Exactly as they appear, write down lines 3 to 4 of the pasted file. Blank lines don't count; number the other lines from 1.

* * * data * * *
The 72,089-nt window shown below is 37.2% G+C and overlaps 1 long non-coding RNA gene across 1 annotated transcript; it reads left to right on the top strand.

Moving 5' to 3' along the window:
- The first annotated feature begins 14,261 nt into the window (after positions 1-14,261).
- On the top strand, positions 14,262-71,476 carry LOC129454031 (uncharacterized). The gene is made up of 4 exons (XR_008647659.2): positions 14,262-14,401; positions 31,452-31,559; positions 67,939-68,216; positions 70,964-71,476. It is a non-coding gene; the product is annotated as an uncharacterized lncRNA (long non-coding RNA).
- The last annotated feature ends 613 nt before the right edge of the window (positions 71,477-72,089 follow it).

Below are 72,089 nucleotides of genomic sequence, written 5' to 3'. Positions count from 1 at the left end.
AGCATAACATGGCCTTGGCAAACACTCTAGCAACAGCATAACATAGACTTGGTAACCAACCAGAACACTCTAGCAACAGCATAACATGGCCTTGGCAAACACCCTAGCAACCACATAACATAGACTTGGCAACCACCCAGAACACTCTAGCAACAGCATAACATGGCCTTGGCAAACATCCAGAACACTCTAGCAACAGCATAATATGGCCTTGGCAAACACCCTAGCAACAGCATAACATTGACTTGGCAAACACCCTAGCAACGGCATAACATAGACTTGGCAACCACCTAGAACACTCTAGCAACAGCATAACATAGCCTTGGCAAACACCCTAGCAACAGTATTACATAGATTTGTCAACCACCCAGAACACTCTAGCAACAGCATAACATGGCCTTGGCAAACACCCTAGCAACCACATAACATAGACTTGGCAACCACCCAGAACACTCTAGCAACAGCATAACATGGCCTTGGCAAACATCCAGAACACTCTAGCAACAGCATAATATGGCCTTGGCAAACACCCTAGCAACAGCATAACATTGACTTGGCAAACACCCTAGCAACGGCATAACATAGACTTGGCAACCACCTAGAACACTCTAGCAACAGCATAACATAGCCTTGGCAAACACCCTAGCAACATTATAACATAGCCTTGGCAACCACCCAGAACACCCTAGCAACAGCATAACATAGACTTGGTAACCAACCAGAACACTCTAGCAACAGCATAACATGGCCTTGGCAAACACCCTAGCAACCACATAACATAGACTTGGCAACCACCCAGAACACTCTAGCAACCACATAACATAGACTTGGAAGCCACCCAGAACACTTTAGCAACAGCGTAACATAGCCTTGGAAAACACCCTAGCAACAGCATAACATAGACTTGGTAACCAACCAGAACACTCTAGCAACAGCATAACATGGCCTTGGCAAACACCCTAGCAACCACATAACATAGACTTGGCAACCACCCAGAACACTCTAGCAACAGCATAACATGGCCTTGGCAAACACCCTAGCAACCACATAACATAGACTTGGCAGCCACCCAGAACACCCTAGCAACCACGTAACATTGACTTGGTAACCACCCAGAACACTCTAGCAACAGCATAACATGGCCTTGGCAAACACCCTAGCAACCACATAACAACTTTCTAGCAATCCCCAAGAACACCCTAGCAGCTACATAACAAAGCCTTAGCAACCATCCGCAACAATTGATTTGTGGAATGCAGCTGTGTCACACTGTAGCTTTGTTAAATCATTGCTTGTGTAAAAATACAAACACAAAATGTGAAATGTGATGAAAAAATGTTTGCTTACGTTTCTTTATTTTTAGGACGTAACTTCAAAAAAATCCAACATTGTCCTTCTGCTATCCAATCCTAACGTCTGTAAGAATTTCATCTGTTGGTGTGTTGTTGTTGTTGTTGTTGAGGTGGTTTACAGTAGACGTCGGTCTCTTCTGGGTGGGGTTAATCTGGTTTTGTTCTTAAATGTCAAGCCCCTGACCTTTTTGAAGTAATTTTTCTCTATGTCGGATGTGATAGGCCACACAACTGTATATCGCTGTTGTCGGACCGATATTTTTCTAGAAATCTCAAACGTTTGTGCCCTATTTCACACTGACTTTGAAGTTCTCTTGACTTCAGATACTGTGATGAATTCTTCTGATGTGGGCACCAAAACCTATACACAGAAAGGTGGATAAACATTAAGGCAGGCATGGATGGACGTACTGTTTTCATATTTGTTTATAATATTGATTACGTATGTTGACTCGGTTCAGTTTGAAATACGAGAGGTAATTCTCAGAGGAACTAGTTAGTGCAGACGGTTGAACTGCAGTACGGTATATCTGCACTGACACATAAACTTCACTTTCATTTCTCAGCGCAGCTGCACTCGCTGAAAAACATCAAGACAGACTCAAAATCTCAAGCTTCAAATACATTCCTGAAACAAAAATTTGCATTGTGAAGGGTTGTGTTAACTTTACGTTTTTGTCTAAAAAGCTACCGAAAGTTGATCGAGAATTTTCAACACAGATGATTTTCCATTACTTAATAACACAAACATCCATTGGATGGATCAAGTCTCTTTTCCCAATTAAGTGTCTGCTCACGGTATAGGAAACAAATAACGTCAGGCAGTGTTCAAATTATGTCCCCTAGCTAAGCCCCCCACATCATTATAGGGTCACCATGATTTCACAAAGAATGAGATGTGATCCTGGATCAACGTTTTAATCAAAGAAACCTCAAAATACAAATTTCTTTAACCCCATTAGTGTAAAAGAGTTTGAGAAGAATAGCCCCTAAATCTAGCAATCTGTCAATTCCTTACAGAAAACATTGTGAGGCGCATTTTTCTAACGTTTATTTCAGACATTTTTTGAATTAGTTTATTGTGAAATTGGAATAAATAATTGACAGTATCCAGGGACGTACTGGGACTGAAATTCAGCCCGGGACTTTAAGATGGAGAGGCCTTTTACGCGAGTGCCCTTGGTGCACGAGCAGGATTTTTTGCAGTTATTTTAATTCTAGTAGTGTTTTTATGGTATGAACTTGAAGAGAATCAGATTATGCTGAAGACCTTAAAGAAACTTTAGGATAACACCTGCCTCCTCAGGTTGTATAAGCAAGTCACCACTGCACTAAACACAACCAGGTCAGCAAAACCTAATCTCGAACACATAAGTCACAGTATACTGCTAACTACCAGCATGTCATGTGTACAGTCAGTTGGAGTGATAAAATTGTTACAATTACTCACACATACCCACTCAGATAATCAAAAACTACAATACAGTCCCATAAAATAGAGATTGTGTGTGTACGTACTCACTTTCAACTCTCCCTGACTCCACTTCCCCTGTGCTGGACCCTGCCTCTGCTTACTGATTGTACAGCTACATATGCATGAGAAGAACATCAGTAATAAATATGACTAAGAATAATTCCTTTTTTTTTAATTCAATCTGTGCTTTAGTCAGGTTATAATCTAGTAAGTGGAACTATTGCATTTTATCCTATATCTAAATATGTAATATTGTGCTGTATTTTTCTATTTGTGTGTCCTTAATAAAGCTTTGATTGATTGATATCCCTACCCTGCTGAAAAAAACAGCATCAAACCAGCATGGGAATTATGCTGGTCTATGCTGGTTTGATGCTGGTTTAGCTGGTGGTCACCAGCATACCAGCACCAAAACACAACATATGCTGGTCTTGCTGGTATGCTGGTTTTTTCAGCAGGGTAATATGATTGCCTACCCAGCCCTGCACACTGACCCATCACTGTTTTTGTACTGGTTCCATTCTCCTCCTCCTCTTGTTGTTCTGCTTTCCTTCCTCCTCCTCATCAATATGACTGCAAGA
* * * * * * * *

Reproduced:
- The first annotated feature begins 14,261 nt into the window (after positions 1-14,261).
- On the top strand, positions 14,262-71,476 carry LOC129454031 (uncharacterized). The gene is made up of 4 exons (XR_008647659.2): positions 14,262-14,401; positions 31,452-31,559; positions 67,939-68,216; positions 70,964-71,476. It is a non-coding gene; the product is annotated as an uncharacterized lncRNA (long non-coding RNA).